Native tribes in Connecticut have taken the next step to opening a 3rd casino in the state. If successful, the 3rd casino will extend beyond the Federal deals that have been struck in order to allow tribal gaming up to this point. Today, it was announced that the state’s two currently operating entities, Foxwoods and Mohegan Sun, have officially decided on a location for a 3rd casino, and that location will be in East Windosr.
The news sounds all fine and good, but a monkey wrench may be thrown into the tribes’ plans in the form of a piece of legislation that would open up the 3rd casino to operation from an outside entity. In the words of Representative Joe Verrengia, the state is going to draft two bills in order to address more than one side of the issue.
Despite the creation of these bills, the joint venture between the Mashantucket Pequots and the Mohegans, known as MMCT Venture, announced their location for a 3rd casino. They decides to use a vacant building that was once a movie theater complex. The site is located just off the heavily trafficked I-91. Though MMCT Venture has been pondering locations for a while now, they needed to announce an official location quickly because the last time the measure could be put up for vote is on March 16th. If the bill and location were not submitted in time, they would have to wait until next year.
Competing with Massachusetts
Those in favor of the 3rd casino feel the way they do, primarily, because it will be one step in combating a massive gambling operation that is currently under construction just over the border in Springfield, Mass. The nearly $1 billion project has long been thought of as nothing more than Massachusetts’ very blatant effort to attract Connecticut citizens to come over the border and spend money in their state.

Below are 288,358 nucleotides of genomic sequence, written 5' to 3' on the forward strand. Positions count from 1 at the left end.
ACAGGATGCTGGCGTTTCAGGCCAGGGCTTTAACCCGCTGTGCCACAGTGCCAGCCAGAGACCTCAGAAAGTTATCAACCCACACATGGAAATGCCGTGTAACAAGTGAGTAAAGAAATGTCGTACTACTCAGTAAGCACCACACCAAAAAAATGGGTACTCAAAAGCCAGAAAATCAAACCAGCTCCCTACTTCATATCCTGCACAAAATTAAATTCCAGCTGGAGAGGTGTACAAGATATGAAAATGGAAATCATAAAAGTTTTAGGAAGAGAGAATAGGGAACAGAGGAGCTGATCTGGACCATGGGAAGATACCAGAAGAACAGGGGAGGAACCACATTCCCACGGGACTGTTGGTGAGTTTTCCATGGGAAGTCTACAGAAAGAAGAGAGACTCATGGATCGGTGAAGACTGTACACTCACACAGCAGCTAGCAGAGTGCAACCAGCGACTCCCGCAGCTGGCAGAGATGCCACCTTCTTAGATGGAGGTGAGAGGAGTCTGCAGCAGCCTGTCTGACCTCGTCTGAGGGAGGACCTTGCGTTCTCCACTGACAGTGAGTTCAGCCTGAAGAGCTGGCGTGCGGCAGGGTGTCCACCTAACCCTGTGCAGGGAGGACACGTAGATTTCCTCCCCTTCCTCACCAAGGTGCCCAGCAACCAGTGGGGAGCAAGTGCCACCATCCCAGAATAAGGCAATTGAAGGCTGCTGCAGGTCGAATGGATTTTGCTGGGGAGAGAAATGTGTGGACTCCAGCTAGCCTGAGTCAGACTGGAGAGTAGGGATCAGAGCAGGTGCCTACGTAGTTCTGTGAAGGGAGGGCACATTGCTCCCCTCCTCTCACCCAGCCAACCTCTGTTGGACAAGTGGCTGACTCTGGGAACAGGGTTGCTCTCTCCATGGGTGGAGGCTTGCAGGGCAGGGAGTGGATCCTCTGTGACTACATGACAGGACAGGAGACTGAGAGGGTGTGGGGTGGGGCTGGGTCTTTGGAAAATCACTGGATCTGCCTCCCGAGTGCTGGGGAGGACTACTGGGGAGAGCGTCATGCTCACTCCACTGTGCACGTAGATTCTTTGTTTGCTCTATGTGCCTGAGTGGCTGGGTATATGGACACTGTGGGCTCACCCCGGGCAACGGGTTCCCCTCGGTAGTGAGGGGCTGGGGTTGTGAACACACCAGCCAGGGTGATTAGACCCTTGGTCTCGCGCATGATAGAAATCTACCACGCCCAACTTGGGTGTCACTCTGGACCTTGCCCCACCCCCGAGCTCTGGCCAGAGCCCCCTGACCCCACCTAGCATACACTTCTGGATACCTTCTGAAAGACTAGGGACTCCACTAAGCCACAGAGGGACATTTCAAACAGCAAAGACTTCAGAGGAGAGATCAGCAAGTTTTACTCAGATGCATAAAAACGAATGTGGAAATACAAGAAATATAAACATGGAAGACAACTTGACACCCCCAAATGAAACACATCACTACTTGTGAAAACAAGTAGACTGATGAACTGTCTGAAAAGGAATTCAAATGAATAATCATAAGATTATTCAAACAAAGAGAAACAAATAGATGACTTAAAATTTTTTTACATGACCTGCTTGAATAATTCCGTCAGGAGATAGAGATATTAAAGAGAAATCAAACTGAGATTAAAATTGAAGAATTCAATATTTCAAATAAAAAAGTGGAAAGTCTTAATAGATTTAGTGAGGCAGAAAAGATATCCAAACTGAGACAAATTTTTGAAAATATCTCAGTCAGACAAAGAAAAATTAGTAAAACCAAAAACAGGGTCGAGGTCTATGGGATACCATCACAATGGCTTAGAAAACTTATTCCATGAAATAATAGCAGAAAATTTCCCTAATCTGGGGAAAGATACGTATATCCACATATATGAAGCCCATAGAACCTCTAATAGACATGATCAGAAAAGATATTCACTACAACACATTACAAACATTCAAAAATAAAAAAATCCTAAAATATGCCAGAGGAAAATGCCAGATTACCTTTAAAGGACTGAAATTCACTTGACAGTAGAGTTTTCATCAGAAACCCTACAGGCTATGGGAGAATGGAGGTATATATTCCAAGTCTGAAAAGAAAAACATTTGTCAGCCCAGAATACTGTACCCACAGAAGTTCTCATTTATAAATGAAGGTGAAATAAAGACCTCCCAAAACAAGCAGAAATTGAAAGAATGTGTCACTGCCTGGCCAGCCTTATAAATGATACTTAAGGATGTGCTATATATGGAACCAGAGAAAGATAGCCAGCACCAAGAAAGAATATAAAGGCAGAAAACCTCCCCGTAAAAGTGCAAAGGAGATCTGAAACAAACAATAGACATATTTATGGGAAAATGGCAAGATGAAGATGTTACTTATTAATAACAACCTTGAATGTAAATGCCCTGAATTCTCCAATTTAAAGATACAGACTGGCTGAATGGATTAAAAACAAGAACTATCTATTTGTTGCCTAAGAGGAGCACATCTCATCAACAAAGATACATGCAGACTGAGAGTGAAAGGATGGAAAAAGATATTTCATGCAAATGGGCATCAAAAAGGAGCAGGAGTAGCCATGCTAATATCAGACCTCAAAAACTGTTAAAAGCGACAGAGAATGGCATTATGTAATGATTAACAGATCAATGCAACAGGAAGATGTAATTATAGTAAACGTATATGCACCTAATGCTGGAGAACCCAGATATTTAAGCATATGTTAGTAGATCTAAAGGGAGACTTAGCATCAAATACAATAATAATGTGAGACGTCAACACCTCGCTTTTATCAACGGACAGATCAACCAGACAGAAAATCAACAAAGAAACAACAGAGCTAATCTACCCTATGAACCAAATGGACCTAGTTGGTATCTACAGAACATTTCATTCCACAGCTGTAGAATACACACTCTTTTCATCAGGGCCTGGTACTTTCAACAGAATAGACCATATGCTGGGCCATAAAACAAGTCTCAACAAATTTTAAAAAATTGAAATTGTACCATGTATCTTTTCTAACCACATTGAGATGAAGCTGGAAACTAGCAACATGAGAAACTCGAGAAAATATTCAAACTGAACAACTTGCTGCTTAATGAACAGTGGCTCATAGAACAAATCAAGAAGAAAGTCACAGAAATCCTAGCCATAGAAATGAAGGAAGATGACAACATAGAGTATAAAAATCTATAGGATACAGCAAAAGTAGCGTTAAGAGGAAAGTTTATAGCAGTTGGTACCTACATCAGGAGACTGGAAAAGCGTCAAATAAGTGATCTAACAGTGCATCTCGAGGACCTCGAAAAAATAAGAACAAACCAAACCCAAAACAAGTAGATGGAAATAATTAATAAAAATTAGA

Not only would another casino in Connecticut create more casino jobs, it would preserve gambling revenue that the state has come to rely on.
With all of this being said, there still is a chance that the 3rd casino, if approved, may be opened up to operators other than the aforementioned Connecticut tribes. If the state does move to allow another operator into Connecticut, a different bag of worms might be opened up. In this scenario, Connecticut allowing another company, such as MGM, to operate the 3rd casino would violate pacts reached with the tribes many years ago. If this does happen, the tribes have made it very clear that they will no longer be obliged to pay out taxes on slot machine revenues. Though there has been little discussion as to the legal merit of this argument, it seems as though opening up to another operator is a situation that will create more problems for Connecticut than it would solve. After all, with millions and millions of tax revenue dollars streaming in each year from the state’s two casinos, it would seem foolish to risk all of that just to offset a Massachusetts casino that hasn’t even opened its doors yet.
As is the case in Georgia, we will continue to keep a close eye on Connecticut as there are still a lot of moving parts in this situation.